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Re: [APD] Aquatic-Plants Digest, Vol 25, Issue 55


Thomas Barr wrote:
>> Why do we need to do this ? Why/how does the w/gal rule not work?
>> Basic questions might seem too obvious, but I ask them anyway. 

>This comment tells me that there is a breakdown in communication 
It simply keeps the original question on track. 
Something often lost sight of and a question still not answered.
>I am not saying that there is something "wrong" with the 
>watts per gallon rule, nor am I saying that I have all the data I wish 
>to obtain (like the minimum light levels you suggested I should have 
>values for before I make any measurements). What I am saying is, how do 
>you know for certain that the watts per gallon rule is the best rule of 
>thumb in terms of accuracy? 
Well......hehe this is precisely my point, you made it for me actually.
Recall all the empirical evidence you've discussed?
Now what about all that empirical anecdotal comparisons folks have made over the years?
Are they not measurements also? And what did they measure that cuts through all the variables? They used the plant's themselves as the test and measurement.
"Hey Bob? Did that 1.5w/gal 55 gallon tank you did with them thar Tritons work for grow Har Grass?" "Yesssum, they shar did." Now if Bob was able to do it, we should and be able to figure it out. I have enough info to investigate..........
You still have yet to offer this empirical evidence you claim is better. Still all talk, no empirical evidence/anecdotal yeehaw. Say Bob has offered and better solution than you have. And I'm waiting to be proven wrong. The graph maybe useful to correlate PAR to Lumens to W/gal, but most folks still think in terms of w/gal, few aquarist around think in PAR/area. It's not a familiar unit and few folks can measure it directly, perhaps there is an indirect way to get at a generalization, but that's about all you will get. Then it's not as precise. But trying stuff out like this is a hobby for many folks. Been there done that.

>Did somebody do some measurements and 
>determine that lumens per gallon, PAR per gallon, lumens per square 
>inch, or PAR per square inch (just to offer some examples) were inferior 
>measures when compared to watts per gallon?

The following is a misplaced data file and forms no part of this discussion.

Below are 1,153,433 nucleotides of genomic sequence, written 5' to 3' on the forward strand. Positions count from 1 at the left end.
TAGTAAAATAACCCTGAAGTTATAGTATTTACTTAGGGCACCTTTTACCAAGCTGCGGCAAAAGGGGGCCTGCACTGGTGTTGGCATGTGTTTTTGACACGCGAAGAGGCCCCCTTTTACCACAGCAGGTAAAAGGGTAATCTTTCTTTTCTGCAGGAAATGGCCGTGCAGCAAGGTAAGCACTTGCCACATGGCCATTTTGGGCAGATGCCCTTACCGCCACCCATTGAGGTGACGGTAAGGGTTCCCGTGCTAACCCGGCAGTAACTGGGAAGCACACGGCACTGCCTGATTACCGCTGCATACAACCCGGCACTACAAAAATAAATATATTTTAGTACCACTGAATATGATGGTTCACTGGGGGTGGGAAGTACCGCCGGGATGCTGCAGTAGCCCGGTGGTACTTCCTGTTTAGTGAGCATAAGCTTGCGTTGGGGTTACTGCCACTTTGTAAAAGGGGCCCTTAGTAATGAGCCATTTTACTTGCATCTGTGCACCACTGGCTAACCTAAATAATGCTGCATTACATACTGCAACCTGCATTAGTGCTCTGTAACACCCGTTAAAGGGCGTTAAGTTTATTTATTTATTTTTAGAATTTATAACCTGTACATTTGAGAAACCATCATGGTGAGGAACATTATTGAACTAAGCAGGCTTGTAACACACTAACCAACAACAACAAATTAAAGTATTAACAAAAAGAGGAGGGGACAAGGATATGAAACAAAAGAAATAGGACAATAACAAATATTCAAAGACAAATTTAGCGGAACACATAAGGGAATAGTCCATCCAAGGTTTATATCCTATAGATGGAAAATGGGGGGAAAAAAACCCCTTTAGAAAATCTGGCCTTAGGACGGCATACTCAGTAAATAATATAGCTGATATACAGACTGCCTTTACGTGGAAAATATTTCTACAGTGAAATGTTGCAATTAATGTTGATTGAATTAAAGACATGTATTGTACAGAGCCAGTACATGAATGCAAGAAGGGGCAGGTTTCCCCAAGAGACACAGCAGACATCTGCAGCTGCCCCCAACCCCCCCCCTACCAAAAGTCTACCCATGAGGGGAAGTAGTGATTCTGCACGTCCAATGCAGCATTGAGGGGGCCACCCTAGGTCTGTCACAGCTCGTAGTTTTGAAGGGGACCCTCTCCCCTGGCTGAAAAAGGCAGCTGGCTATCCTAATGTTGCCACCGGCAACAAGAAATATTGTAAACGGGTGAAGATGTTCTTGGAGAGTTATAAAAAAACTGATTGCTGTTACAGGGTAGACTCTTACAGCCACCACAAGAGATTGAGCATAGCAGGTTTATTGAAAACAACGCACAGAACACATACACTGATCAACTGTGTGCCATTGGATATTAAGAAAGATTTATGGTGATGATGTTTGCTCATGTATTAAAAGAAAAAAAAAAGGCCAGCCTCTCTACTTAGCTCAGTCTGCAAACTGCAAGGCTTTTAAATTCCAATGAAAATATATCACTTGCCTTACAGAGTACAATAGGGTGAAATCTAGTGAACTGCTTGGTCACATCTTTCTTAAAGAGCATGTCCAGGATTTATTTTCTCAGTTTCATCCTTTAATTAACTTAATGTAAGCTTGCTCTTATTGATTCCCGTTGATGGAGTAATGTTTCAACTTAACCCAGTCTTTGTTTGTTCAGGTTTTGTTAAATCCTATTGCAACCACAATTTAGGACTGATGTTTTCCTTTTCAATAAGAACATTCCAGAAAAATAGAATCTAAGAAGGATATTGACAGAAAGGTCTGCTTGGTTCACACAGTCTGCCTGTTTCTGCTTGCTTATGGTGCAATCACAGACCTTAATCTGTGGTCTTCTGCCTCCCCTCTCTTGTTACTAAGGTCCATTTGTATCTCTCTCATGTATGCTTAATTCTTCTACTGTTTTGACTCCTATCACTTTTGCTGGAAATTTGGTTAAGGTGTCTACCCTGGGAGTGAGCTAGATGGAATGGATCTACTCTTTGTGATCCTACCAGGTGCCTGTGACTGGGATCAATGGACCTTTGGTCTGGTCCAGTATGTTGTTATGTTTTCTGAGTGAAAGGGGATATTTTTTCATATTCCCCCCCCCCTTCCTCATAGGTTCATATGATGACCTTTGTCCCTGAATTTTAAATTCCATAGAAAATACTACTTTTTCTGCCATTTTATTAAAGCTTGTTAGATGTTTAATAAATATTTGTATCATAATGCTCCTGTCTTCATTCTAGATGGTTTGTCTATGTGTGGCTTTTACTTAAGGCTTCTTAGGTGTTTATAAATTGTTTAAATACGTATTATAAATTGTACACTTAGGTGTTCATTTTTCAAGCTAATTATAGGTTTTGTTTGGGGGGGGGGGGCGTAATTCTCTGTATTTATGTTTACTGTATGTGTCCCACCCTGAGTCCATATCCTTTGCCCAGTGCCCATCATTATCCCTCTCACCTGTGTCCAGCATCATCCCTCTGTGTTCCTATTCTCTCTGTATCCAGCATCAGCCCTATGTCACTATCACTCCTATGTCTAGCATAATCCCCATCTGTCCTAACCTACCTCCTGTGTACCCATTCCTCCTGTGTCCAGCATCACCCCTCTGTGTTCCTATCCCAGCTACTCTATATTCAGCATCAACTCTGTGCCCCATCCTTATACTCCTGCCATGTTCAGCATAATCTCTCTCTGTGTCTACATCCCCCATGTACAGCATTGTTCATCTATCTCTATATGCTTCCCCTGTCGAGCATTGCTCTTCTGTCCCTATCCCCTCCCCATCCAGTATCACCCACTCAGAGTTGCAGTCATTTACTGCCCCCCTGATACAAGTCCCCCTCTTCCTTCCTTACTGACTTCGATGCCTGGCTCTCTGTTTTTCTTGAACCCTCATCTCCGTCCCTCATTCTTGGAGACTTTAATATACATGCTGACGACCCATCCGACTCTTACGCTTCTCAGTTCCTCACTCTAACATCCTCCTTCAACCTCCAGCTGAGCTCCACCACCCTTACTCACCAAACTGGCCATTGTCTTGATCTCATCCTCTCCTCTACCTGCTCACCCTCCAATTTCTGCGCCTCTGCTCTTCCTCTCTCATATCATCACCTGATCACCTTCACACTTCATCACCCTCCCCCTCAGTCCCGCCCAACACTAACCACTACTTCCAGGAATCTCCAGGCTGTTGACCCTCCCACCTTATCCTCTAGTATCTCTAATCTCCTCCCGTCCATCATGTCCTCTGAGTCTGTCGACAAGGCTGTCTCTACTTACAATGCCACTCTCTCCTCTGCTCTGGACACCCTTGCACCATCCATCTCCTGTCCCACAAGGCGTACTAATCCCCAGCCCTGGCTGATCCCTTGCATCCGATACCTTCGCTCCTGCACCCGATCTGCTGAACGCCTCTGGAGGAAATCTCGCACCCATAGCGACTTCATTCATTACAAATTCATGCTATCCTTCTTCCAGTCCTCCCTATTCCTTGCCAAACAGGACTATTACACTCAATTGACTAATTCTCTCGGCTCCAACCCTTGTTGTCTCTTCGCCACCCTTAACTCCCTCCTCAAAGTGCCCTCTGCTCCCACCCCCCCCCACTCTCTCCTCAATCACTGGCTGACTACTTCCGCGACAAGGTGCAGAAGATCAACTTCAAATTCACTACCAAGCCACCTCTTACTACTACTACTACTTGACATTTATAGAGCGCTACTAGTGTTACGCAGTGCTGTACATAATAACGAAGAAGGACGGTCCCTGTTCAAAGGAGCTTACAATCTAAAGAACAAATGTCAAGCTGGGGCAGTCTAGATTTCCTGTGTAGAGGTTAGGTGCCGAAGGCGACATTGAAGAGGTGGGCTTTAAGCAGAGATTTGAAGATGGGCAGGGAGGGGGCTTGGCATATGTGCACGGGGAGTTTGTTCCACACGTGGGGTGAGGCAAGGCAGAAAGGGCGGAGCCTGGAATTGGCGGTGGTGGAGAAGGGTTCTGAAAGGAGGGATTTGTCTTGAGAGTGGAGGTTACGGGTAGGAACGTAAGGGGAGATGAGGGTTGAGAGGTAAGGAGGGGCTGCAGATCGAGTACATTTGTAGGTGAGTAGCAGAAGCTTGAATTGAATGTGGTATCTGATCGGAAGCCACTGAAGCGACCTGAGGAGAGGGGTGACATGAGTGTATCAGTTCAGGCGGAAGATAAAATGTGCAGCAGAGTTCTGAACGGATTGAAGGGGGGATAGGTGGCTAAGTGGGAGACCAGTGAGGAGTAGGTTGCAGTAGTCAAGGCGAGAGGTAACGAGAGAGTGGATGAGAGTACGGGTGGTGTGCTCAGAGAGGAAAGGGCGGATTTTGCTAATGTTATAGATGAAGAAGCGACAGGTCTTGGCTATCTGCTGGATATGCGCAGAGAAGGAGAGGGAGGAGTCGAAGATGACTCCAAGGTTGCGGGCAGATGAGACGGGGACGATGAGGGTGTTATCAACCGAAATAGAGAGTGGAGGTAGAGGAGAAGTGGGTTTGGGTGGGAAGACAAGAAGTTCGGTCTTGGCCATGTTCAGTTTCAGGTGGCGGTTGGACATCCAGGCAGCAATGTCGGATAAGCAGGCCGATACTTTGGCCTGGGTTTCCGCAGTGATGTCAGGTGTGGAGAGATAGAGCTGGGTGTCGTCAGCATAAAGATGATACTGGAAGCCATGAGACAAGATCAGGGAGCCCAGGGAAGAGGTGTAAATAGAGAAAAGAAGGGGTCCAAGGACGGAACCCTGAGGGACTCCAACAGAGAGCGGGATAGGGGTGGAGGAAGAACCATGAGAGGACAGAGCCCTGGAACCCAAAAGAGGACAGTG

My issue with that is..............a newbie will know what a watt is and gallon is and be able to figure that ratio rule out pretty easily, but what about PAR? Lumens, CRI, all these technical units used for lighting? Now their eyes glaze over......... 
Even if I did this, I'd have a large margin of error after doing more work, to the extent that I no longer save anything(time, $, etc). 
>Now, you're going to ask, 
>"who cares?" I do, and we all should. If watts per gallon says I need 
>415 watts over my 135 gallon for growing XYZ plants when I really only 
>needed 300 watts, that's a big dent in my pocket book and not something 
>I call "good enough." Maybe watts per gallon *is* the best rule. My 
>whole point is to ask how do we know it's the best without testing other 
 But folks have done many tanks over many years, if you assume NO light levels, you can know you always have enough light at 2-4w/gal, if you add a fudge factor of about 1.5 for PC/MH's this will allow you to use less.
You are talking about light efficency for growth, what is the min amount.
I said awhile back, you need to maxmize the CO2/nutrients to obtain the most light efficency in a plant.
And I also said that is a better area to focus in if this is your personal goal.
Limiting light is the best thing folks can do to slow growth rates down(but not to the LCP).
And it's something I've played with for sometime. 
You can find the LCP or close using light times, changes in intensity(using a bank of lights and stagger them), raise the height etc.
>And, if we do test other methods, quantitative measurement is 
Okay, "Hey Bob? Did that 1.5w/gal on the 55 with the tritons and reeflectror work for ya?"  
My measurement is now now done. If I have issues with the lighting, then I need to focus on the plant species or the CO2/nutrients since Bob was able to do it with new bulbs.
This means far less variables than the method you are suggesting.
And cost less, less work and produces a nicer tank in the long run.
> Sure, plus or minus ten percent doesn't matter when 
>calculating for the difference between a 29 gallon and a 55 gallon, but 
>what if you're calculating the light needed on your brand new 500+ 
>gallon tank? A ten percent error in light requirements might cost you 
>$150 more dollars in ballast and bulb, and $80 a year in unnecessary 
>electricity usage.
>Jerry Baker

Well if $$ is the issue here, good CO2/nutrients etc, less light(more is not better), using high efficency lights such as HQI's, PC's, T5's etc will go a long way. 
You also just try it and see and make sure the plants are pruned the way you want, appear the way you want, and you can change the light time(oh! there's yet another variable!) or stagger the light pattern(Amano does this as do many folks for a high noon effect) to reduce light usage with higher watts.
This can be tailored and tweaked, just like nutrients and CO2 to each tank's needs/wants.
CO2, NO3 etc have ranges for suggestions, you could pursue more accurate measurement with these as well.............
But to what end? At the end of the day, we want results on the plants themselves, they are the focus of the hobby and overall, the best test kit there is since it's they that we are trying to grow and scape with.
W/gal, PAR/Gal, PAR/area etc as long as it's a flexible range, but as soon as you add felxible range..............now you getting further away from that same precision you'd hope to avoid using W/gal............
Tom Barr

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